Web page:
Sleep is an essential part of recovery for athletes
Even a successful Olympian like Sarah De Nutte sometimes needs a short nap during a hard day of training! Generally, sleep is an essential part of recovery for athletes to recharge their batteries.
Here are some simple tips for athletes to recover faster with good sleep hygiene:
- quality over quantity: sleep is made up of different components, and everyone needs different amounts of sleep. Therefore, it is more important to focus on the quality of sleep rather than the total length.
- bedtime, not screen time: electronic devices such as televisions, computers and smartphones emit bright, blue light that inhibits the body’s own clock from initiating sleep. Melatonin production is suppressed and sleep does not set in as quickly. People also get distracted by social media, incoming emails and the need to catch up before bed. It is best to keep the phone away from your bed.
- nap timing: your body determines when you should sleep and when you should wake up. Therefore, it is very important that you regularly go to bed and get up at the same time. If a poor night’s sleep leads to an afternoon nap, you will have difficulty going back to sleep at the usual time at night. If you feel the need for a nap, keep it short, about 20 minutes. A short nap can be very beneficial for recovery, but a long nap can be counterproductive.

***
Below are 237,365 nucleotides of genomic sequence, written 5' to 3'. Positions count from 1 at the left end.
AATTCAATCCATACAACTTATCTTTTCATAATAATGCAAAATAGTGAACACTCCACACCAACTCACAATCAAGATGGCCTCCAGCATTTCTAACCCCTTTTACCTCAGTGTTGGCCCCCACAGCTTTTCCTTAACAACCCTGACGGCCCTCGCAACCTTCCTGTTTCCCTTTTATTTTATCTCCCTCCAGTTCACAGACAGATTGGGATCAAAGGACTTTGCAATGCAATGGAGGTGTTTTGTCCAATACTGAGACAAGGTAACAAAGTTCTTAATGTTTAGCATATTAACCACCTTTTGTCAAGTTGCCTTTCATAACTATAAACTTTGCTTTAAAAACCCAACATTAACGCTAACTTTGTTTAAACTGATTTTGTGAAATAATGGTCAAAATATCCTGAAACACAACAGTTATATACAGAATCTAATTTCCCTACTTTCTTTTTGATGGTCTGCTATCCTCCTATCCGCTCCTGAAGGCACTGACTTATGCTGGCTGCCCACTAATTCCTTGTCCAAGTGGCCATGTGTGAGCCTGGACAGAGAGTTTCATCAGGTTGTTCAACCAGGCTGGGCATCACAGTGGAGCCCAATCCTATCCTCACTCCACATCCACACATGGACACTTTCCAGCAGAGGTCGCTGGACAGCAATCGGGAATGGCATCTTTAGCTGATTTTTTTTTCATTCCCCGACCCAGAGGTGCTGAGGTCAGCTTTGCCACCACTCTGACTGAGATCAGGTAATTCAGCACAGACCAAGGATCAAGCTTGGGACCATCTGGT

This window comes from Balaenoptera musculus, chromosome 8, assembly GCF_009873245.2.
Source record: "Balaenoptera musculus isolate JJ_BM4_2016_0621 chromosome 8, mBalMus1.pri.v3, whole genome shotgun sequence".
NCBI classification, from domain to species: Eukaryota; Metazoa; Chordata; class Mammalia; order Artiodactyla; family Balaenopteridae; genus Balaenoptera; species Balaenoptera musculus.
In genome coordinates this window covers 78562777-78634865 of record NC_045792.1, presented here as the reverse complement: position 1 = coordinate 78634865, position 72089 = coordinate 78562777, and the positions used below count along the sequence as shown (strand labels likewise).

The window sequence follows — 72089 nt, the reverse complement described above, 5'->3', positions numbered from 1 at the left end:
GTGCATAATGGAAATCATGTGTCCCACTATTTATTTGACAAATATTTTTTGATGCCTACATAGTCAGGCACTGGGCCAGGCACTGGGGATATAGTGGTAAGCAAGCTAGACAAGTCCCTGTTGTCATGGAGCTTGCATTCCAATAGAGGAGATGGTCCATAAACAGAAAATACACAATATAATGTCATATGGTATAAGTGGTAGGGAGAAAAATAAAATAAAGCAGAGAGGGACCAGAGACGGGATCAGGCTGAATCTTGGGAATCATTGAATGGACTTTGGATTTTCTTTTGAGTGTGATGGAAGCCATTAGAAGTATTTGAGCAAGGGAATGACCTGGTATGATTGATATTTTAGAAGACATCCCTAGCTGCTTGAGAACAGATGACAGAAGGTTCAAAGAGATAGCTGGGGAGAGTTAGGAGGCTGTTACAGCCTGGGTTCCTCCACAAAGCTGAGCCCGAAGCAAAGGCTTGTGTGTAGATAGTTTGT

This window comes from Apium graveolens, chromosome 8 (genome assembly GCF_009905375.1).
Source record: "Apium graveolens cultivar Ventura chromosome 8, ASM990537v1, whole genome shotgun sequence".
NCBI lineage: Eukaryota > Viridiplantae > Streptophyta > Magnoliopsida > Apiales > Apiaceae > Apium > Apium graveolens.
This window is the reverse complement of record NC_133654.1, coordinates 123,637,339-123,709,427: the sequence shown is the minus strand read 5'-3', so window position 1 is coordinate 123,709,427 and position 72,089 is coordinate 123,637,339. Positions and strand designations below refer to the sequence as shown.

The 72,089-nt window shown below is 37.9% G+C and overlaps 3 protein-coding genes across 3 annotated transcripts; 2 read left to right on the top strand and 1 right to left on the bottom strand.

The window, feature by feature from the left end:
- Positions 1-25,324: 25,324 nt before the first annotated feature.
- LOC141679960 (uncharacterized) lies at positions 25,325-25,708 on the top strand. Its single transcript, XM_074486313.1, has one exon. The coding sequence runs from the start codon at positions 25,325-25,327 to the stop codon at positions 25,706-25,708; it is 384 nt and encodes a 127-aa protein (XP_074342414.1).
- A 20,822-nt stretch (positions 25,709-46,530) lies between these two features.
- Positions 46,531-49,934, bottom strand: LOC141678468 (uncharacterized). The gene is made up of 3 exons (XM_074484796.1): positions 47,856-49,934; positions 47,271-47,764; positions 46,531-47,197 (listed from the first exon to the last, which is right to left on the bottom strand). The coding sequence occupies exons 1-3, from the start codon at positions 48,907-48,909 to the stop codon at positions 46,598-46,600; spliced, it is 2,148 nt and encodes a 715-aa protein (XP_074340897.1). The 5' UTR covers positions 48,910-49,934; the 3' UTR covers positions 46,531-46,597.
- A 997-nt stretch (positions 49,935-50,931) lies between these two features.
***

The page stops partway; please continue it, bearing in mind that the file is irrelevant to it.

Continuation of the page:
- body temperature: avoid an elevated core body temperature before bedtime. The body strives to cool down during the night. Exercising just before bedtime is therefore rarely a good idea. In addition to raising core temperature, it also raises adrenaline levels. Allow yourself enough rest after a workout to cool down before you go to bed. A cool shower may not help much with cooling down your core temperature, but a hot bath just before bed can actually be counterproductive.
- nutrition: there are no specific guidelines as to nutrition before bedtime, but large meals should be avoided as they again influence our natural body clock. It is important though to fill your energy stores after a training and give the body the chance to recover the energy, but this should not be done shortly before bedtime. There is small evidence that some protein-rich foods may improve sleep as well as high glycemic index foods taken at least 4 hours before bed. Excessive hydration should be avoided, as many athletes will otherwise wake up at night because they need to use the bathroom.